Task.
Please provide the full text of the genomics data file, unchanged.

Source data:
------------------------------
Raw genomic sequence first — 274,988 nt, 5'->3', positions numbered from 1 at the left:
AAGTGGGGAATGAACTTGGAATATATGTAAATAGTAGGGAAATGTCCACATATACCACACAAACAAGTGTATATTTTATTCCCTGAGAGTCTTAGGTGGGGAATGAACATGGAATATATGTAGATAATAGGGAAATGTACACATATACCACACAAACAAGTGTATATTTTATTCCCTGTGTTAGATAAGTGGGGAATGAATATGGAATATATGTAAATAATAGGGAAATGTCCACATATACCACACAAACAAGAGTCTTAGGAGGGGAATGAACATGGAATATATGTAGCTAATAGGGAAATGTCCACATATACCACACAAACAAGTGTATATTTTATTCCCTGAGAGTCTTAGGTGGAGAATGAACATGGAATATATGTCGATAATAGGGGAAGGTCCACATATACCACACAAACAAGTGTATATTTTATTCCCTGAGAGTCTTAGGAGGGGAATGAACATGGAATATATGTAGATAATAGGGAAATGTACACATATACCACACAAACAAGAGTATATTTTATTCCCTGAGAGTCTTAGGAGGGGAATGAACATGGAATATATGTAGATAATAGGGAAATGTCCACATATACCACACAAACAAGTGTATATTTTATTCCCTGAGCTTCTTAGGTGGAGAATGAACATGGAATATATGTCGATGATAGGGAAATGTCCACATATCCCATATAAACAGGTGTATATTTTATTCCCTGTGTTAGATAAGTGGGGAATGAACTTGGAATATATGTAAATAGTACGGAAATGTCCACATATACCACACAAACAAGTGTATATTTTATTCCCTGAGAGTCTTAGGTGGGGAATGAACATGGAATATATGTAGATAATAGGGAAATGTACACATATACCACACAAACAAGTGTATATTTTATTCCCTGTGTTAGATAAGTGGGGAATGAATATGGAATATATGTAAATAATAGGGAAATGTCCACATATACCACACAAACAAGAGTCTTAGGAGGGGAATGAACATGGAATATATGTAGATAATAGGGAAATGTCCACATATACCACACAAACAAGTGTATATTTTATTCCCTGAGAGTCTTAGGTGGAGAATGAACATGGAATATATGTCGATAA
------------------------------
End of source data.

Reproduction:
Raw genomic sequence first — 274,988 nt, 5'->3', positions numbered from 1 at the left:
AAGTGGGGAATGAACTTGGAATATATGTAAATAGTAGGGAAATGTCCACATATACCACACAAACAAGTGTATATTTTATTCCCTGAGAGTCTTAGGTGGGGAATGAACATGGAATATATGTAGATAATAGGGAAATGTACACATATACCACACAAACAAGTGTATATTTTATTCCCTGTGTTAGATAAGTGGGGAATGAATATGGAATATATGTAAATAATAGGGAAATGTCCACATATACCACACAAACAAGAGTCTTAGGAGGGGAATGAACATGGAATATATGTAGCTAATAGGGAAATGTCCACATATACCACACAAACAAGTGTATATTTTATTCCCTGAGAGTCTTAGGTGGAGAATGAACATGGAATATATGTCGATAATAGGGGAAGGTCCACATATACCACACAAACAAGTGTATATTTTATTCCCTGAGAGTCTTAGGAGGGGAATGAACATGGAATATATGTAGATAATAGGGAAATGTACACATATACCACACAAACAAGAGTATATTTTATTCCCTGAGAGTCTTAGGAGGGGAATGAACATGGAATATATGTAGATAATAGGGAAATGTCCACATATACCACACAAACAAGTGTATATTTTATTCCCTGAGCTTCTTAGGTGGAGAATGAACATGGAATATATGTCGATGATAGGGAAATGTCCACATATCCCATATAAACAGGTGTATATTTTATTCCCTGTGTTAGATAAGTGGGGAATGAACTTGGAATATATGTAAATAGTACGGAAATGTCCACATATACCACACAAACAAGTGTATATTTTATTCCCTGAGAGTCTTAGGTGGGGAATGAACATGGAATATATGTAGATAATAGGGAAATGTACACATATACCACACAAACAAGTGTATATTTTATTCCCTGTGTTAGATAAGTGGGGAATGAATATGGAATATATGTAAATAATAGGGAAATGTCCACATATACCACACAAACAAGAGTCTTAGGAGGGGAATGAACATGGAATATATGTAGATAATAGGGAAATGTCCACATATACCACACAAACAAGTGTATATTTTATTCCCTGAGAGTCTTAGGTGGAGAATGAACATGGAATATATGTCGATAA